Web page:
In California, the Department of Managed Health Care, which regulates health plans covering the vast majority of the state’s insured residents, requires commercial plans and most Medi-Cal managed care plans during the pandemic to pay providers for telehealth at parity with regular appointments and limit cost sharing by patients to no more than what they would pay for in-person visits. Starting Jan. 1, a state law — AB-744 — will make that permanent for commercial plans.
Five other states — Delaware, Georgia, Hawaii, Minnesota and New Mexico — have pay-parity laws already in effect, according to Mei Wa Kwong, executive director of the Center for Connected Health Policy. Washington state has one that also will begin Jan. 1.
If you are planning a telehealth appointment, be sure to ask your health plan if it is covered and how much the copay or coinsurance will be. The appointment may be through your in-network provider or a
What is also undeniable is how ill-prepared the health system seems to be to meaningfully help these COVID “long haulers” return to wellness. In fact, the presentation of this apparent post-viral syndrome has stumped experts and clinicians who have struggled to find guidance on how to treat the condition. This hard reality has prompted long haulers to create or join social media-based support groups in search of answers, advice or, at the very least, solidarity.
The question, then, is: Why are we so stumped by these post-COVID long haulers?
Many medical providers have not received training on how to diagnose or treat the types of complex multiorgan disease triggered through the disruption of immune, endocrine, nervous and cardiovascular systems. Moreover, this lack of training has perpetuated the stigma that ME/CFS and similar conditions are not real. This is aggravated by the lack of a diagnostic test and the fact that most of the usual medical tests, ordered for nonspecific symptoms such as fatigue, are likely to show no abnormalities.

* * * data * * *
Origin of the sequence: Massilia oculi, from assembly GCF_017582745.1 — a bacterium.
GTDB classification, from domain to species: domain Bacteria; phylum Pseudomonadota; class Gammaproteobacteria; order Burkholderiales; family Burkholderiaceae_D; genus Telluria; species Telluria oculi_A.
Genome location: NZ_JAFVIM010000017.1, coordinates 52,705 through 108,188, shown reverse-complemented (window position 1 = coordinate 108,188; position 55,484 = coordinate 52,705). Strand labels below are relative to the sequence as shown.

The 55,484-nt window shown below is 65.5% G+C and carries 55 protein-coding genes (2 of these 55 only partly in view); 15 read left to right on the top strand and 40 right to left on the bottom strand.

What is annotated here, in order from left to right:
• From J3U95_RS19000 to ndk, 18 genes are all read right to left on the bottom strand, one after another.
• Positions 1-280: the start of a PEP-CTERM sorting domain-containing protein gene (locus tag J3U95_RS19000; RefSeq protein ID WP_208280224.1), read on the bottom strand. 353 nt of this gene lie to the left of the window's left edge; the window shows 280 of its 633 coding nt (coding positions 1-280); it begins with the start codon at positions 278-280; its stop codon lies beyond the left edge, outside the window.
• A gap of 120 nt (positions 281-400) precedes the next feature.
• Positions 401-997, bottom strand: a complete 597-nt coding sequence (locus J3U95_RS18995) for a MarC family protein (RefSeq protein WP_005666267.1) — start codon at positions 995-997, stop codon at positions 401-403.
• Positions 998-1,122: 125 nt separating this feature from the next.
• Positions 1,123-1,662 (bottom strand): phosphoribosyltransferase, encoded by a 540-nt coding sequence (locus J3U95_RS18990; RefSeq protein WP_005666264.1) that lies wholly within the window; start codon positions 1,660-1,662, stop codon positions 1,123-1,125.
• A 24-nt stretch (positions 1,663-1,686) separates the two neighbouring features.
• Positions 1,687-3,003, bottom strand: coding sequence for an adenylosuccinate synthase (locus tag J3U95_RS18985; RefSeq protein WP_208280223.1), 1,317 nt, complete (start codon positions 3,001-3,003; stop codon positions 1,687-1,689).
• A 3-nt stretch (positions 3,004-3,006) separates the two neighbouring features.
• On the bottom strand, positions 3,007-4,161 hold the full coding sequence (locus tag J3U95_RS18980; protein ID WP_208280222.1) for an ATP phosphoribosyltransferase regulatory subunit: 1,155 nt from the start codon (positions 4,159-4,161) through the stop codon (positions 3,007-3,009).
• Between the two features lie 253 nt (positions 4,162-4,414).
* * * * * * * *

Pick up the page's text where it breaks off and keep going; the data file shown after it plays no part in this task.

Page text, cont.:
Although these results can provide relief that the cause of a patient’s problems is not cancer or organ failure, the related “everything seems to be fine” talk minimizes the patients’ symptoms, invalidates their experiences and marks the beginning of a lonely road. Patients blame themselves for not shaking symptoms off. As time goes by, they may perceive or be outright told that their symptoms are psychological, implying they just need to try harder to feel better. Since ME/CFS appears to be an inflammatory brain condition that can also cause anxiety or depressive symptoms, many patients are referred to mental health services, reinforcing the perception that the problem must be “in their heads”.
To be sure, there is increasing recognition that treating post-COVID-19 syndrome will require biologic and holistic approaches, as well as extensive research. These insights have led to the creation of treatment centers to try to assist these patients. Experts have published management guidelines that can aid these centers.
However, initial approaches may create challenges. Although protocols that emphasize physical therapy and cardiovascular and respiratory rehabilitation offer a correct approach in general – particularly for those who were hospitalized – there are important caveats. Many patients with disabling symptoms will have normal respiratory and cardiac function, and related tests, although necessary, may not clarify the cause.
In addition, the traditional type of physical therapy recommended for ME/CFS by what is now considered a flawed study can backfire and make symptoms worse. In fact, research has shown that pacing is a pivotal component in the management of ME/CFS. Rehabilitation should be personalized, go slow and be monitored for relapse, recognizing that neuroinflammatory illness can “flame on” when pushed too hard.
As physicians and investigators ourselves, we understand the challenges of creating treatment guidelines in the absence of a significant body of research. However, while studies are being conducted, we ought to use the evidence that does exist on ME/CFS and related conditions, such as mast cell activation, to deploy the multidisciplinary